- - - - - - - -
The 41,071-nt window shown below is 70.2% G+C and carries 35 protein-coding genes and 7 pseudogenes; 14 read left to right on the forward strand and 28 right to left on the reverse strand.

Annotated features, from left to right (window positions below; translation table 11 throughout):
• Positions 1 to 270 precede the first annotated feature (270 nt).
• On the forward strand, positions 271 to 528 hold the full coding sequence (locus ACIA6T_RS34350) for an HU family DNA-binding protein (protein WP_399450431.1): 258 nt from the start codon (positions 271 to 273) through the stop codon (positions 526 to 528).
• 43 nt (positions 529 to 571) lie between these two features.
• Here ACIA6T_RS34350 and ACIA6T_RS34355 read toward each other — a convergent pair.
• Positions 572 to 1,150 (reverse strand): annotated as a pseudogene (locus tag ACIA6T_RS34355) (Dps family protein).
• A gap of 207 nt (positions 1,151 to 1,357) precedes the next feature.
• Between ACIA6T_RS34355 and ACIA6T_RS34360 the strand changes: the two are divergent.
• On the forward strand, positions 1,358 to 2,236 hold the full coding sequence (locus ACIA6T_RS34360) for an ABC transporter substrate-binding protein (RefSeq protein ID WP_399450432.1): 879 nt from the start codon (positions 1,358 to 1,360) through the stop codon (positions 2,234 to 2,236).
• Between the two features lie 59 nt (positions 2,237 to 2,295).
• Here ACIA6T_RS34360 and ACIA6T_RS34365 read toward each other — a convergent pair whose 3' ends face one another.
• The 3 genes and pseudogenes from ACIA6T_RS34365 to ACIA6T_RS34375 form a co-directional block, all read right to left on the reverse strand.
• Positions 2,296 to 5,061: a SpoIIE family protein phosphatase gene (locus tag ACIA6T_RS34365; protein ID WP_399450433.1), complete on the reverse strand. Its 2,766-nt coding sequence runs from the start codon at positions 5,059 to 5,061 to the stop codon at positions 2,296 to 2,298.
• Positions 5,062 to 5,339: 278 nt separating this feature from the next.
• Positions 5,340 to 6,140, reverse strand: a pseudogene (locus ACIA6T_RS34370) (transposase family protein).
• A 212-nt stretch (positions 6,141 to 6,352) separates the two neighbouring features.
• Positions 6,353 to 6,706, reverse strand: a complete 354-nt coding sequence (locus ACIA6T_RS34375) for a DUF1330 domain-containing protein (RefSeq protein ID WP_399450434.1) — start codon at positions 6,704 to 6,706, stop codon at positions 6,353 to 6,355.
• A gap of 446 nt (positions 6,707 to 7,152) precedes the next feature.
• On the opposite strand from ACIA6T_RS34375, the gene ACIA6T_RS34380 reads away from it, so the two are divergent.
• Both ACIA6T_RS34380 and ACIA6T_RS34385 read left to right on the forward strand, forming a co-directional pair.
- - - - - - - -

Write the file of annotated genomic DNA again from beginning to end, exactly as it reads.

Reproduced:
The 41,071-nt window shown below is 70.2% G+C and carries 35 protein-coding genes and 7 pseudogenes; 14 read left to right on the forward strand and 28 right to left on the reverse strand.

Annotated features, from left to right (window positions below; translation table 11 throughout):
• Positions 1 to 270 precede the first annotated feature (270 nt).
• On the forward strand, positions 271 to 528 hold the full coding sequence (locus ACIA6T_RS34350) for an HU family DNA-binding protein (protein WP_399450431.1): 258 nt from the start codon (positions 271 to 273) through the stop codon (positions 526 to 528).
• 43 nt (positions 529 to 571) lie between these two features.
• Here ACIA6T_RS34350 and ACIA6T_RS34355 read toward each other — a convergent pair.
• Positions 572 to 1,150 (reverse strand): annotated as a pseudogene (locus tag ACIA6T_RS34355) (Dps family protein).
• A gap of 207 nt (positions 1,151 to 1,357) precedes the next feature.
• Between ACIA6T_RS34355 and ACIA6T_RS34360 the strand changes: the two are divergent.
• On the forward strand, positions 1,358 to 2,236 hold the full coding sequence (locus ACIA6T_RS34360) for an ABC transporter substrate-binding protein (RefSeq protein ID WP_399450432.1): 879 nt from the start codon (positions 1,358 to 1,360) through the stop codon (positions 2,234 to 2,236).
• Between the two features lie 59 nt (positions 2,237 to 2,295).
• Here ACIA6T_RS34360 and ACIA6T_RS34365 read toward each other — a convergent pair whose 3' ends face one another.
• The 3 genes and pseudogenes from ACIA6T_RS34365 to ACIA6T_RS34375 form a co-directional block, all read right to left on the reverse strand.
• Positions 2,296 to 5,061: a SpoIIE family protein phosphatase gene (locus tag ACIA6T_RS34365; protein ID WP_399450433.1), complete on the reverse strand. Its 2,766-nt coding sequence runs from the start codon at positions 5,059 to 5,061 to the stop codon at positions 2,296 to 2,298.
• Positions 5,062 to 5,339: 278 nt separating this feature from the next.
• Positions 5,340 to 6,140, reverse strand: a pseudogene (locus ACIA6T_RS34370) (transposase family protein).
• A 212-nt stretch (positions 6,141 to 6,352) separates the two neighbouring features.
• Positions 6,353 to 6,706, reverse strand: a complete 354-nt coding sequence (locus ACIA6T_RS34375) for a DUF1330 domain-containing protein (RefSeq protein ID WP_399450434.1) — start codon at positions 6,704 to 6,706, stop codon at positions 6,353 to 6,355.
• A gap of 446 nt (positions 6,707 to 7,152) precedes the next feature.
• On the opposite strand from ACIA6T_RS34375, the gene ACIA6T_RS34380 reads away from it, so the two are divergent.
• Both ACIA6T_RS34380 and ACIA6T_RS34385 read left to right on the forward strand, forming a co-directional pair.